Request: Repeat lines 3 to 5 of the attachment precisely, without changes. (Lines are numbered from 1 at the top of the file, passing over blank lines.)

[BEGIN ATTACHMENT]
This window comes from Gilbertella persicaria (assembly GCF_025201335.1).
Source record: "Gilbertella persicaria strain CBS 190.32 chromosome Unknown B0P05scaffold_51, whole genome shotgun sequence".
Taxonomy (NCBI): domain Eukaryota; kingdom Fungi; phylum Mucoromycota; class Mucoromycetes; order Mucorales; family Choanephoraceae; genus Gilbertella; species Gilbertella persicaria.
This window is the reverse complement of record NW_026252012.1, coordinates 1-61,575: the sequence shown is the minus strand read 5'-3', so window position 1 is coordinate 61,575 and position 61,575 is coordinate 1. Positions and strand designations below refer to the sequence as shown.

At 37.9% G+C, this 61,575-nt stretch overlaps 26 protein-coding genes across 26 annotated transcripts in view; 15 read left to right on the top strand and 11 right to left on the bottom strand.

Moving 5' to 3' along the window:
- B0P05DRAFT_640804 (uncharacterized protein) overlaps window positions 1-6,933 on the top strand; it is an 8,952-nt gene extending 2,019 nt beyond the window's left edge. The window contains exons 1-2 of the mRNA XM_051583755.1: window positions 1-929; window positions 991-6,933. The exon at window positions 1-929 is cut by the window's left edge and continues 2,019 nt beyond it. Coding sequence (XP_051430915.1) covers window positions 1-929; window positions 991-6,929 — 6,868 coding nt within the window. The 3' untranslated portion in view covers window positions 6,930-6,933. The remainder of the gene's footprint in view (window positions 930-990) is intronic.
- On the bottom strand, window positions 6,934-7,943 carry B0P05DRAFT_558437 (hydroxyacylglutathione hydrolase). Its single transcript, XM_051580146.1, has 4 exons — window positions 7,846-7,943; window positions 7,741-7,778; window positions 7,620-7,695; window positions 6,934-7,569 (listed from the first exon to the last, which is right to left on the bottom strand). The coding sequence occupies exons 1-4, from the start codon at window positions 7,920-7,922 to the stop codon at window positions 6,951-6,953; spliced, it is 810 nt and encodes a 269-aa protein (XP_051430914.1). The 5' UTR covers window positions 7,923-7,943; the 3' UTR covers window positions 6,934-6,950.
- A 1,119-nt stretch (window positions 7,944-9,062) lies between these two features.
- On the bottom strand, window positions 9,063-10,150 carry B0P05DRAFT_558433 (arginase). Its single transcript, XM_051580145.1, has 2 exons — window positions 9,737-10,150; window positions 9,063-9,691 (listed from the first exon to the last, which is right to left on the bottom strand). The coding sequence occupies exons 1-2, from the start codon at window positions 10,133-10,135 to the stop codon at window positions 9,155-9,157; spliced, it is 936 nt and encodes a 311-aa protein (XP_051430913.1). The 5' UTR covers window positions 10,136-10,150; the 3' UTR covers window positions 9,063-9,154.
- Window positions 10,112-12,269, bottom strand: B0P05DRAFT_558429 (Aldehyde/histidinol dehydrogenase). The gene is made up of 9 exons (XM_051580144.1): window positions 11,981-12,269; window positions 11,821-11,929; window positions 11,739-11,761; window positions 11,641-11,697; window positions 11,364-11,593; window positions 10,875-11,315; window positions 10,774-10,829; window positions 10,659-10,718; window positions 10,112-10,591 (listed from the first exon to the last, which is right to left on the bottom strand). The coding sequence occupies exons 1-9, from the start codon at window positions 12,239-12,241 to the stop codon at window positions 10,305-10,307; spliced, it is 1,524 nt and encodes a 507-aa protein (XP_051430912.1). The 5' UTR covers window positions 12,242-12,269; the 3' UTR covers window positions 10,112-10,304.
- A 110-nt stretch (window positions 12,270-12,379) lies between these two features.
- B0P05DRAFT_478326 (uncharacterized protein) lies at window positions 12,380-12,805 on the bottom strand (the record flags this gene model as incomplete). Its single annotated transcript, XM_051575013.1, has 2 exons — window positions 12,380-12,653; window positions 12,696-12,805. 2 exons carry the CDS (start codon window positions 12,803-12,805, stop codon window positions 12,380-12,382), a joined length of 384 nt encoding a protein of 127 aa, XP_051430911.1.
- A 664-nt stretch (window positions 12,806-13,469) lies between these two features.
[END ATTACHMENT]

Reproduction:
Taxonomy (NCBI): domain Eukaryota; kingdom Fungi; phylum Mucoromycota; class Mucoromycetes; order Mucorales; family Choanephoraceae; genus Gilbertella; species Gilbertella persicaria.
This window is the reverse complement of record NW_026252012.1, coordinates 1-61,575: the sequence shown is the minus strand read 5'-3', so window position 1 is coordinate 61,575 and position 61,575 is coordinate 1. Positions and strand designations below refer to the sequence as shown.

At 37.9% G+C, this 61,575-nt stretch overlaps 26 protein-coding genes across 26 annotated transcripts in view; 15 read left to right on the top strand and 11 right to left on the bottom strand.